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by Joe Schmoe » Tue Apr 24, 2012 4:59 pm
We are proud cat owners.  But we naturally get annoyed when people come on here and suggest we get a dog (In this case, when people come on here and suggest that we must run Ubuntu or life just isn't worth living)
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by Walther » Tue Apr 24, 2012 6:07 pm
Joe Schmoe said:


and suggest that we must run Ubuntu or life just isn't worth living



Now I do have to comment a bit on this - I did not mean to start a flame war, and I never suggested that anyone must run Ubuntu...

Sigh.

And to the metaphor of cats and dogs - some of us would love to teach a cat to fetch a stick, despite the fact the cat will never learn to bark.
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by samarthwiz » Sun Jun 17, 2012 10:05 pm
this is actually a lost for canocial because the pi is and would be huge.
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by Avoncliff » Wed Jun 20, 2012 10:01 pm
Every one the there own ideas.
Personally I run Ubuntu on all my PC's but I use the raspberry headless and can see no advantage in swapping from Debian to Ubuntu.
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by gritz » Wed Jun 20, 2012 11:52 pm
Although Ubuntu's relentless update policy has left all of my steam powered hardware behind I find myself applauding Canonical - they've decided on a target market, they're chasing it aggressively and I hope they give "those other guys" something to think about (as well as giving Linux a bit more mainstream credibility). Surely there are enough traditional distros already? More than enough, probably.
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by AngusP » Tue Jul 17, 2012 10:02 pm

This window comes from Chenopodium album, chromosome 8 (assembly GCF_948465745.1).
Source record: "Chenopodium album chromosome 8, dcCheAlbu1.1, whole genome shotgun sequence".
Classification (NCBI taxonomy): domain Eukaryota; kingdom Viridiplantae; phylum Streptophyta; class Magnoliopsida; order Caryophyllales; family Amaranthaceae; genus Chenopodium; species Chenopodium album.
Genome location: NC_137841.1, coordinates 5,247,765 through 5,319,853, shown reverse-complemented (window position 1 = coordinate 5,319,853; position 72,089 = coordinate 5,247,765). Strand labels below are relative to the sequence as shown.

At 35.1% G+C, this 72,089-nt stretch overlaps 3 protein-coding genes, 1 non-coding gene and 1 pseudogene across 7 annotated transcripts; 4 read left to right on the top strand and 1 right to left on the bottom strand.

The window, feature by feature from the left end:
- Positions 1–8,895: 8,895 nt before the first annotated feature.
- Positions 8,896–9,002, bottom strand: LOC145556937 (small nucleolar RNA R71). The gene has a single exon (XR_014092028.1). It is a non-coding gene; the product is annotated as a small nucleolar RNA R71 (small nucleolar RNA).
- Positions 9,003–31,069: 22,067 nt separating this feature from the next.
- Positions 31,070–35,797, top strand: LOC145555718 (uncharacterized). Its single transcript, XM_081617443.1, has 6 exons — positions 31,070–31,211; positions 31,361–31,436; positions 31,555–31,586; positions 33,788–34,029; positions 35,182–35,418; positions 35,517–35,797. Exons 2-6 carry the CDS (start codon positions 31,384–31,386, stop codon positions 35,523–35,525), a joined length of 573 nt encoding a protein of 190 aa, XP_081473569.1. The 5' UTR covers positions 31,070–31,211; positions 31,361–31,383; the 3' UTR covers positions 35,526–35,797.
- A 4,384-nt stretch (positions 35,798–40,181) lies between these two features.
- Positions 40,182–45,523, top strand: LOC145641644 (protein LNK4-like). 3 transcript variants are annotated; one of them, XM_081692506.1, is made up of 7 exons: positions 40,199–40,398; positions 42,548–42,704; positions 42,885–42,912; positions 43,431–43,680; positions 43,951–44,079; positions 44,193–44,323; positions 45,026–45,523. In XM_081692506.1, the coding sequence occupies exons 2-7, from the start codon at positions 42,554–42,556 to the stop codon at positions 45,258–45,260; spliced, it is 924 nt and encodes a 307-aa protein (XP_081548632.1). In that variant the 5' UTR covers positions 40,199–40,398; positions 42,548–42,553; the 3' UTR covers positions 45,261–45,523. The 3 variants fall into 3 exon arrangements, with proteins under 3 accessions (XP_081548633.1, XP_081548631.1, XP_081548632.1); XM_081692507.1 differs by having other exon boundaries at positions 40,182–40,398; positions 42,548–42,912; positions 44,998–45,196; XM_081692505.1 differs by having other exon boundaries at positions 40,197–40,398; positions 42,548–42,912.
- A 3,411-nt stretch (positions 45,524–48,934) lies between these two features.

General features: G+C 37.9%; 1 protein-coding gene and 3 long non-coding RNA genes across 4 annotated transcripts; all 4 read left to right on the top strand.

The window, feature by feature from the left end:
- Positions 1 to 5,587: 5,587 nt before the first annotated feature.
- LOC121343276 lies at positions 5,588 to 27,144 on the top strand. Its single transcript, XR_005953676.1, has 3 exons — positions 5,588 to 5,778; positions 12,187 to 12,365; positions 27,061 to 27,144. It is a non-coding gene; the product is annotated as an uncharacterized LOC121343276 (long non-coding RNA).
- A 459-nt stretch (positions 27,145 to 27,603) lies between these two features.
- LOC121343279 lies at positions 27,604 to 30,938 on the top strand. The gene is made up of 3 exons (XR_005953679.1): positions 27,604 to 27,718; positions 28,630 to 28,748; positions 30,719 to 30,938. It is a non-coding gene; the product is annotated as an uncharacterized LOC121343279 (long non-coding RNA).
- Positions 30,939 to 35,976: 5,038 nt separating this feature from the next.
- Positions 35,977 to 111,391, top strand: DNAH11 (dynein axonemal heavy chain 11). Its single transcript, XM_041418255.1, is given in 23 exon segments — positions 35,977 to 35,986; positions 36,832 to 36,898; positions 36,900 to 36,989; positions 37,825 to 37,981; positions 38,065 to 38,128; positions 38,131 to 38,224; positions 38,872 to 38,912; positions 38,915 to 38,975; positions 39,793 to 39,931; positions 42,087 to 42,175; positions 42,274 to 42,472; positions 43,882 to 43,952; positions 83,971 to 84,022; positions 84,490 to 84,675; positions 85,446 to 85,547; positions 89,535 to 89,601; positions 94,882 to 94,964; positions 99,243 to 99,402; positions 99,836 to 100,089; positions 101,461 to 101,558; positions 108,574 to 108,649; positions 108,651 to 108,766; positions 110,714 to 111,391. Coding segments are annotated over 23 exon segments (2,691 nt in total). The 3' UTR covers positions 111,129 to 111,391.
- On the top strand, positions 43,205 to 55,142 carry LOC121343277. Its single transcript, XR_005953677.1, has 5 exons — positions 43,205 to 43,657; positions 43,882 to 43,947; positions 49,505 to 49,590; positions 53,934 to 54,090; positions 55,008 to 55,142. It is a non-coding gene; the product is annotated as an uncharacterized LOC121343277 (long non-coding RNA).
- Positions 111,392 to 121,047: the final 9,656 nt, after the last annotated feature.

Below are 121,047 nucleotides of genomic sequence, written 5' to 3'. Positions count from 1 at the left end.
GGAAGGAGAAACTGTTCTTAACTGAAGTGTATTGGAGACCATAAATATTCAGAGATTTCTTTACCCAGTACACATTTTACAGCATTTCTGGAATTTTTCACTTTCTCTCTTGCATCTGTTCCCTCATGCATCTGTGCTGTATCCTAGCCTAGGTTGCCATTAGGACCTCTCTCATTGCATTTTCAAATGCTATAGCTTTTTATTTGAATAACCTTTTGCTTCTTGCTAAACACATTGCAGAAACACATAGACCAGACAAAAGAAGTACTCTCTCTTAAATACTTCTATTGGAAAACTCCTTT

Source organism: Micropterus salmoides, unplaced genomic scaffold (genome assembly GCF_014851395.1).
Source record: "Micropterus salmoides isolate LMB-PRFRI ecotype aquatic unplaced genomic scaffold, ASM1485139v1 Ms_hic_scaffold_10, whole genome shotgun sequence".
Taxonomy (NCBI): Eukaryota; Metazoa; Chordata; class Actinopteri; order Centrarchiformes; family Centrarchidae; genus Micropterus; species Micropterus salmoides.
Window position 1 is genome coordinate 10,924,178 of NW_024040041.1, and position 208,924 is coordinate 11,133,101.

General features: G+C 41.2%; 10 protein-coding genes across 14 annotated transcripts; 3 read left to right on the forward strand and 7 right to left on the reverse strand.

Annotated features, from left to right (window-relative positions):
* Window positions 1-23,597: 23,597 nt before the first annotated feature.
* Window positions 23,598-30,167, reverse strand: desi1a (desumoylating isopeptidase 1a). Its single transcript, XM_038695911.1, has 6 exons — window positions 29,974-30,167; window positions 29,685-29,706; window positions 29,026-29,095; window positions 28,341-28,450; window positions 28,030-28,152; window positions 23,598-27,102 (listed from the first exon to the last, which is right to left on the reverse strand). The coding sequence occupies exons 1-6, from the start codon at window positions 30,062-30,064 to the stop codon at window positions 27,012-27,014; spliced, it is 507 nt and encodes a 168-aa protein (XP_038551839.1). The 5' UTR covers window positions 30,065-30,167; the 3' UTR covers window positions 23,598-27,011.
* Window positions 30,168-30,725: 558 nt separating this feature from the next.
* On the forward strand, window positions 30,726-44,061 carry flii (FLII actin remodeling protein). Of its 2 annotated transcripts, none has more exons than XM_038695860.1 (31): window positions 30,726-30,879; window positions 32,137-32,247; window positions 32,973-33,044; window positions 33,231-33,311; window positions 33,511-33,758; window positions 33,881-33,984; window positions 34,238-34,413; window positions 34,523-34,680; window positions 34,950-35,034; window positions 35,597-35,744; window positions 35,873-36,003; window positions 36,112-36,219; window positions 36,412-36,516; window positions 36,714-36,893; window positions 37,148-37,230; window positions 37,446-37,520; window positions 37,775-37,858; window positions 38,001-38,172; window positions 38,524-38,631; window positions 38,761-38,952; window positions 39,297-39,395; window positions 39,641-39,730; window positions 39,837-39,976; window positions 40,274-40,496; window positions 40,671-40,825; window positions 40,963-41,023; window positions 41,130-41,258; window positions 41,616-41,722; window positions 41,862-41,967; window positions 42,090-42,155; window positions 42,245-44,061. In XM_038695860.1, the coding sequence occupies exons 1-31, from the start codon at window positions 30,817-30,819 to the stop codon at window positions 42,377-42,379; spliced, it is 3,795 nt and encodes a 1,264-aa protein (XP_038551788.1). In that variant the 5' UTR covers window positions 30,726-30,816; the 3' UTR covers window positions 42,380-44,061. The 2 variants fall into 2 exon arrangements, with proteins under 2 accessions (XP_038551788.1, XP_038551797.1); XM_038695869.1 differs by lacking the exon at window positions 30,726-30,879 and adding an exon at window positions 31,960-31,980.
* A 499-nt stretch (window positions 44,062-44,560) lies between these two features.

As Ubuntu is based (ish...) on Debian, and really the main reason for wanting Ubuntu is that it looks nicer than Debian (well, I think it does) and it has GUI perks like Unity (Although the Pi would have to use Unity 2D or go without, performance depending) then it could be possible to make the Pi's GUI look like Ubuntu with some handy apt-getting and tweaking config here and there? There's nothing wrong with Debian's more serious software.
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by AngusP » Wed Jul 18, 2012 8:09 pm
...done a tad of research... and Ubuntu's minimum requirements for more recent releases are above what the Pi can provide. However, you could try and put 6.06 Dapper Drake on it, as it's minimums are 256MB RAM and 3GB Memory. But the overheads of running GNOME would make things like web browsing impossible or at least frustratingly slow, and it might not even be practical to do things like compile and run programs. :cry:
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by Nashafa » Mon Jul 30, 2012 9:24 pm
I would really love to have Ubuntu on my Raspberry Pi. I just someone, somehow, is able to put Ubuntu on Raspberry Pi.

...and hopefully in the near future
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by Joe Schmoe » Mon Jul 30, 2012 9:29 pm
Why? It seems to me that Ubuntu seems to have a big brand name following - people, like you, seem to want it like they want their Coca Cola.

That, of course, is the goal of any business - to build up a brand and get people thinking they gotta have it.

To any real hacker, Linux is Linux. It shouldn't matter what brand name it carries.